Regulators gave four bank executives a chance to present their concerns about enforcement of revised Community Reinvestment Act rules, but the executives were prevented from observing examiners' first training session last week in Dallas.
A. Hartie Spence, president of Calcasieu Marine National Bank in Lake Charles, La., said regulators assured the bankers they would not be in the dark much longer.
"They said they would be very proactive about telling us specifics when they know," Mr. Spence said.
Top concerns among the bankers were clarifying ambiguous language in the rule, dealing with new reporting requirements, and making sure regulators are well informed about a bank's community before examining the institution.
"How will examiners know what I know about the dynamics of the community where I live?" asked Betty Flores, senior vice president of Laredo (Tex.) National Bank. "We were worried that the only time we ever talk to regulators is the day before the exam, or even the day of the exam. In this transition time, we really need a chance to discuss stuff with our regulators well before the exam."
The Federal Reserve, Federal Deposit Insurance Corp., Office of Thrift Supervision, and Office of the Comptroller of the Currency came out with new CRA rules in April. The requirements, which focus on lending, services, and investment, take effect Jan. 1.
While regulators blocked the bankers from last week's examiners' training session, the agencies have decided to permit members of the Federal Reserve's Consumer Advisory Council to observe future sessions, beginning in November in San Francisco.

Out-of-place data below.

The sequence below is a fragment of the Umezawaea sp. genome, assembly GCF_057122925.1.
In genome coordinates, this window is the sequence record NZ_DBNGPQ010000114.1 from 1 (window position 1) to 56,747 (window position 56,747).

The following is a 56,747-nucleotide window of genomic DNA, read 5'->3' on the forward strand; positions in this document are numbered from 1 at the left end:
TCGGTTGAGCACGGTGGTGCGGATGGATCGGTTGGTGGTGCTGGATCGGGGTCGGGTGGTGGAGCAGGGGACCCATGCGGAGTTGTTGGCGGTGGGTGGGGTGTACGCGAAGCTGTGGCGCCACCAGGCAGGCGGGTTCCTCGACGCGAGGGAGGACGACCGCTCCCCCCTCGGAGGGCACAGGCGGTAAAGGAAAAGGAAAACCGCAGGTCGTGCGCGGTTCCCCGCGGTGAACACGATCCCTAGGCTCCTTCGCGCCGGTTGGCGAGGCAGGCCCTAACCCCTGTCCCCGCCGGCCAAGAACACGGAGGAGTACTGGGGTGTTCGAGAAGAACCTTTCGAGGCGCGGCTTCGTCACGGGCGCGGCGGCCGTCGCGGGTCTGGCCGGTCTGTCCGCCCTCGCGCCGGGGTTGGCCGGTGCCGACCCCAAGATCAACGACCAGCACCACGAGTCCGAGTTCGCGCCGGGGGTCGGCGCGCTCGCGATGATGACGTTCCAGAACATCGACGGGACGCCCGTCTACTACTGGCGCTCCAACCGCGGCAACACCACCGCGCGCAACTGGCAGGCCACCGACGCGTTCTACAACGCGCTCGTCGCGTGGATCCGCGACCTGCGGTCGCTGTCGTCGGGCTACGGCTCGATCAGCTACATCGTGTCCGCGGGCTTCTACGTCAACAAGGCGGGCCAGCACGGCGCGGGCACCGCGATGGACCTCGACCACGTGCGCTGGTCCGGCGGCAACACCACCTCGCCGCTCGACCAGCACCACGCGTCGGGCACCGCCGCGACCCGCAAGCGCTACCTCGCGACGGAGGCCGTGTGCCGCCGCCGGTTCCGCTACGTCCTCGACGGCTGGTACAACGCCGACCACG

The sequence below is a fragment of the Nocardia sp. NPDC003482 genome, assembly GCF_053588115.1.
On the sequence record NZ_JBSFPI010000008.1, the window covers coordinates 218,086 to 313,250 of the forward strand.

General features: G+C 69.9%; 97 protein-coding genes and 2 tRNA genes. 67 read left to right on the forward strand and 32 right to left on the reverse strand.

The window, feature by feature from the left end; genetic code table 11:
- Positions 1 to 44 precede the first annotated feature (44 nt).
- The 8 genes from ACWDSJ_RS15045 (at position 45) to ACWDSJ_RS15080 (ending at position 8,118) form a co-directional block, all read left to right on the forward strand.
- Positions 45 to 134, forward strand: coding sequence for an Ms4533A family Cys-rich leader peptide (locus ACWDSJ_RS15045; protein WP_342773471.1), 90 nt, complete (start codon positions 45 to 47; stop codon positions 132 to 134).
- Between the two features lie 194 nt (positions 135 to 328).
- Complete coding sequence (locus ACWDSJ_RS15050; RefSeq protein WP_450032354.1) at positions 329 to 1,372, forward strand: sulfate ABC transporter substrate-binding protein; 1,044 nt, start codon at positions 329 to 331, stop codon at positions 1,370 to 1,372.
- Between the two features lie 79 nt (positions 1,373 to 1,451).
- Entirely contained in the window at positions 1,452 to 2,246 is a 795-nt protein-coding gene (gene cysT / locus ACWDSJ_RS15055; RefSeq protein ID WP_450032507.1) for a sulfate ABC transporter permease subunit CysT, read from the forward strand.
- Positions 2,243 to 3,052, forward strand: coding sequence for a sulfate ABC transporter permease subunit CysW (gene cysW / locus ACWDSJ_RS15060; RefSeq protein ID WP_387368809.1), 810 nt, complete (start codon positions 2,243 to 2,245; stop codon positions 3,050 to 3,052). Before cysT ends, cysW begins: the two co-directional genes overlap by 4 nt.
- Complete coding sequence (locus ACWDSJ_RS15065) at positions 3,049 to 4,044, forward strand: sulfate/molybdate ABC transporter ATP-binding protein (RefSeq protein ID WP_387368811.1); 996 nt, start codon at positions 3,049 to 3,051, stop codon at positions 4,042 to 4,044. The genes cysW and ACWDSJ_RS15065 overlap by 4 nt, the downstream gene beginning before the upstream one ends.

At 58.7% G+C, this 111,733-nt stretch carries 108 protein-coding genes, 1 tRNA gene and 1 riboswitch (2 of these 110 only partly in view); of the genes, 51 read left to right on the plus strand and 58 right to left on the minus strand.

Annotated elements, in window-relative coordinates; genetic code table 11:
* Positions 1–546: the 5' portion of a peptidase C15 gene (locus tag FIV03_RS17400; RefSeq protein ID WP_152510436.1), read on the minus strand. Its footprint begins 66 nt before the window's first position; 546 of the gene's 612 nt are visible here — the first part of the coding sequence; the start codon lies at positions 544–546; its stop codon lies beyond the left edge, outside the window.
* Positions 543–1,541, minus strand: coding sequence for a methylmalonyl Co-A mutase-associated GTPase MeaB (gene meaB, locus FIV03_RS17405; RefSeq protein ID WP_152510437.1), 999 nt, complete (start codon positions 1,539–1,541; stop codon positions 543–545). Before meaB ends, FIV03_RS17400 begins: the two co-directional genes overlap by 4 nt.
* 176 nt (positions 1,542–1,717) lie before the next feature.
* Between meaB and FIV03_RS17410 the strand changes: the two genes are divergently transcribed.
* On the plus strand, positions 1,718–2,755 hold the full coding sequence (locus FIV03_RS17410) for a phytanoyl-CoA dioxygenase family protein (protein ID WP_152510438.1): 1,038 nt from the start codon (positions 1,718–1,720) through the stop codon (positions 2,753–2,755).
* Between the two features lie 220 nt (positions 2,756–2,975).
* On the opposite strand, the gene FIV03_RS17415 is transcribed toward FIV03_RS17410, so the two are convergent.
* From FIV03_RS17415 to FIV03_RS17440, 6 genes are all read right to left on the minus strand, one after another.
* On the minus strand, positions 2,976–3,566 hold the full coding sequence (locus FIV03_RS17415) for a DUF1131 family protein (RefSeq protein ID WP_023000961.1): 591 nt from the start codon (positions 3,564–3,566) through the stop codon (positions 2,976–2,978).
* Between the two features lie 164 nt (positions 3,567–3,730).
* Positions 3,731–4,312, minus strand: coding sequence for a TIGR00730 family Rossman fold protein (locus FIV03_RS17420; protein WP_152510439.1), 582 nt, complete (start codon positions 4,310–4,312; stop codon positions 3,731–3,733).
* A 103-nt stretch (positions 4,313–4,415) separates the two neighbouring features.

Bankers will receive the details of the new exam procedures on Oct. 19 during a teleconference on the American Bankers' Association Skylink service. After San Francisco, remaining CRA training sessions will take place in Atlanta, Chicago, and Boston in November and December.
In Dallas, the panel included Ms. Flores, Mr. Spence, Nancy Brabandt, vice president in charge of community reinvestment of Comerica Bank-Texas in Dallas; and Linda Walker, vice president and CRA compliance officer with Guaranty Federal Bank in Dallas. Mr. Spence estimated the audience of examiners and agency officials at 250 to 300 people.
The panelists said the goal of the discussion was to allow bankers present their concerns about the rules.
"I was afraid that we were really going to have to watch our p's and q's, but it wasn't that way at all," Ms. Flores said. "We had a real unique combination of people on the panel, and no one was afraid to tell the good, the bad, and the ugly."
Unclear language in the act's writing was also a concern. Mr. Spence said the use of vague phrases like "substantially," "leader in the community development community," and "make extensive use" make compliance difficult.
Ms. Brabandt said she was concerned about making sure that her interpretation of the regulation matched that of the examiners, and about new reporting issues.
"Right now our biggest issue is trying to implement tracking and measuring procedures to comply with the new reporting requirements," Ms. Brabandt said.